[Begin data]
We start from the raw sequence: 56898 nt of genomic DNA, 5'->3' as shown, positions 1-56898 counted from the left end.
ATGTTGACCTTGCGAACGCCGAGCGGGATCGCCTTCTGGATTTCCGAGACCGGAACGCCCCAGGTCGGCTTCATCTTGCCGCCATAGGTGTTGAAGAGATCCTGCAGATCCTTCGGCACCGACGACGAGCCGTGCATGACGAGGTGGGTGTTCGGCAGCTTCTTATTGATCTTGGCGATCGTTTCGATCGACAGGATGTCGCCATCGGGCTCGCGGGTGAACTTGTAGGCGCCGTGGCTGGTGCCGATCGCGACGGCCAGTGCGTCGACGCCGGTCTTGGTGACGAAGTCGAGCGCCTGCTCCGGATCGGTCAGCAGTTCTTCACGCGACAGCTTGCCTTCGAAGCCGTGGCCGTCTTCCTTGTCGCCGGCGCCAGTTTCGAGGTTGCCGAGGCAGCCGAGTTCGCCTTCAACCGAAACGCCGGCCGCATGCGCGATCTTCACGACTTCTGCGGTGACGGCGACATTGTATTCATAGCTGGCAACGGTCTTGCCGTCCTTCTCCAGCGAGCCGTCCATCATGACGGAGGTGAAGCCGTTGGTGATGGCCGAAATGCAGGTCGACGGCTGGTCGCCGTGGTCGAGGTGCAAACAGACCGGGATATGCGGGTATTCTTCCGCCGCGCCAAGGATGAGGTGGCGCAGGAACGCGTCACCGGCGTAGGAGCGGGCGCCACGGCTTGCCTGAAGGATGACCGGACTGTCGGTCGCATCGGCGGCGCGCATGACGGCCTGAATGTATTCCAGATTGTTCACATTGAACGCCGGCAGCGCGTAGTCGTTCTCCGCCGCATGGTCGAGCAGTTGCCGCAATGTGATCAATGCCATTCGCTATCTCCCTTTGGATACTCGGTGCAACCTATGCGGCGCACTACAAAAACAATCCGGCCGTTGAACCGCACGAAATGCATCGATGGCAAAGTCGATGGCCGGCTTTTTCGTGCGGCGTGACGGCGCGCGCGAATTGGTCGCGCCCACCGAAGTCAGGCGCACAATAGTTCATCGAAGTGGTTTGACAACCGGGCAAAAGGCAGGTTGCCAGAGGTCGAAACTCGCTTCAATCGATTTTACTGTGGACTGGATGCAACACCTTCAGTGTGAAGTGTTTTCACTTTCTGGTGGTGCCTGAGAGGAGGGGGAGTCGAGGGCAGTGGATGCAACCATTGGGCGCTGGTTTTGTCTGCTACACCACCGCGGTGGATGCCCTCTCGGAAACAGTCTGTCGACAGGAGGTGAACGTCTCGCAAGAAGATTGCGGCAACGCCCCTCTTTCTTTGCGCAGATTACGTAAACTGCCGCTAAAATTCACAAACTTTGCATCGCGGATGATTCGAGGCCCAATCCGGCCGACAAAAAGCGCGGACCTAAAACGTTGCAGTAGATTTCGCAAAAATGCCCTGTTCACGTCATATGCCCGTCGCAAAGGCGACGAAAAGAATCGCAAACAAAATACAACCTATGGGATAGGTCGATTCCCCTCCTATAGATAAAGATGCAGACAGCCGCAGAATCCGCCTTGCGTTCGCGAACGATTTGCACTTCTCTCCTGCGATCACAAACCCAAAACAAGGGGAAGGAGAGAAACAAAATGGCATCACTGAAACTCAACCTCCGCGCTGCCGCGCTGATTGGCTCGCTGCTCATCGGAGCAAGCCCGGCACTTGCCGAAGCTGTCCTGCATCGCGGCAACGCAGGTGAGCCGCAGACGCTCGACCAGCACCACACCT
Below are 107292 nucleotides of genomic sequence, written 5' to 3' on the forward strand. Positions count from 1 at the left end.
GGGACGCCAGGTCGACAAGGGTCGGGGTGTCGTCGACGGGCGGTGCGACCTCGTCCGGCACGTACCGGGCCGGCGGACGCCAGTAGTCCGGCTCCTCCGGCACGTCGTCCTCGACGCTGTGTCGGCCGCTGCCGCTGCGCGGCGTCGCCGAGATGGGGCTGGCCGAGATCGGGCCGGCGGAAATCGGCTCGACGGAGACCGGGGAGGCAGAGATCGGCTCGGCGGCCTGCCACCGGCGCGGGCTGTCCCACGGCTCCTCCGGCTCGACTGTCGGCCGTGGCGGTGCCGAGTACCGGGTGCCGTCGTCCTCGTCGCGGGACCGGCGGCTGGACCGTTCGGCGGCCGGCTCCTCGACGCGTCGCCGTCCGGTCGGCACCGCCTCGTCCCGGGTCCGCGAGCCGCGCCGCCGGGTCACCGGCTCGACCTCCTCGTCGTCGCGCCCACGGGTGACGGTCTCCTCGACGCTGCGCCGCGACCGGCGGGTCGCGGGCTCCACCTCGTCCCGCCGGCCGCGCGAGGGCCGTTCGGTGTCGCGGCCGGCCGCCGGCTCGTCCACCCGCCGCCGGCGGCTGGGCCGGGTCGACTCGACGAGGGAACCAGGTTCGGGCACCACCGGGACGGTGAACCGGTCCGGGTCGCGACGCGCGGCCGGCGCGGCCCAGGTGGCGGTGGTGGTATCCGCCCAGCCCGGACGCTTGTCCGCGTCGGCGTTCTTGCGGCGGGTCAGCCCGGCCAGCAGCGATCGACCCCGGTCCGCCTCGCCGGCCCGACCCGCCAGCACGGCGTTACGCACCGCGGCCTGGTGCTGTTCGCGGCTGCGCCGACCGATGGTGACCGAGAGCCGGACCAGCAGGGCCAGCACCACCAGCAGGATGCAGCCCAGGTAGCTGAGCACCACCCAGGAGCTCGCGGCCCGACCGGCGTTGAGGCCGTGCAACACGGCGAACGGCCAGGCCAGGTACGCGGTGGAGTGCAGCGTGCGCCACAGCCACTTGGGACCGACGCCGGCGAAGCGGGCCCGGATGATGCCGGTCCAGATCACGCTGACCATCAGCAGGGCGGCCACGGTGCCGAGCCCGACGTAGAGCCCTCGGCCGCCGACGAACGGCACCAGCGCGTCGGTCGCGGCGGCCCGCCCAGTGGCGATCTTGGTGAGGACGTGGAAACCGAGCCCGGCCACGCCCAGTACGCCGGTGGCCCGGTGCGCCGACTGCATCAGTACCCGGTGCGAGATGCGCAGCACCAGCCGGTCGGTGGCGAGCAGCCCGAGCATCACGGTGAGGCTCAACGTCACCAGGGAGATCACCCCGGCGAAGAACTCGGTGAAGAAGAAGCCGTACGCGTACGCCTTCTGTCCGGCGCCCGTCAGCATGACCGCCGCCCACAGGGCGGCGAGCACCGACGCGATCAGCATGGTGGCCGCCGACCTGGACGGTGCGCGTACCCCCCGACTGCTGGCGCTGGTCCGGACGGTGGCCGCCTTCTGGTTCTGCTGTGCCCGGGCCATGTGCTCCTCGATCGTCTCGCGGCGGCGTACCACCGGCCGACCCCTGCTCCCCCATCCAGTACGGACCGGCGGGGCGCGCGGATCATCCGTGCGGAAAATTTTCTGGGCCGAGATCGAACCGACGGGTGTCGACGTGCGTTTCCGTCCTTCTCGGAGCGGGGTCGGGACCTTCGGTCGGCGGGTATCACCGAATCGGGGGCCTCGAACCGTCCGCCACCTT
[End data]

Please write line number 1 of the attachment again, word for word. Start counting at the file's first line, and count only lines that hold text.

We start from the raw sequence: 56898 nt of genomic DNA, 5'->3' as shown, positions 1-56898 counted from the left end.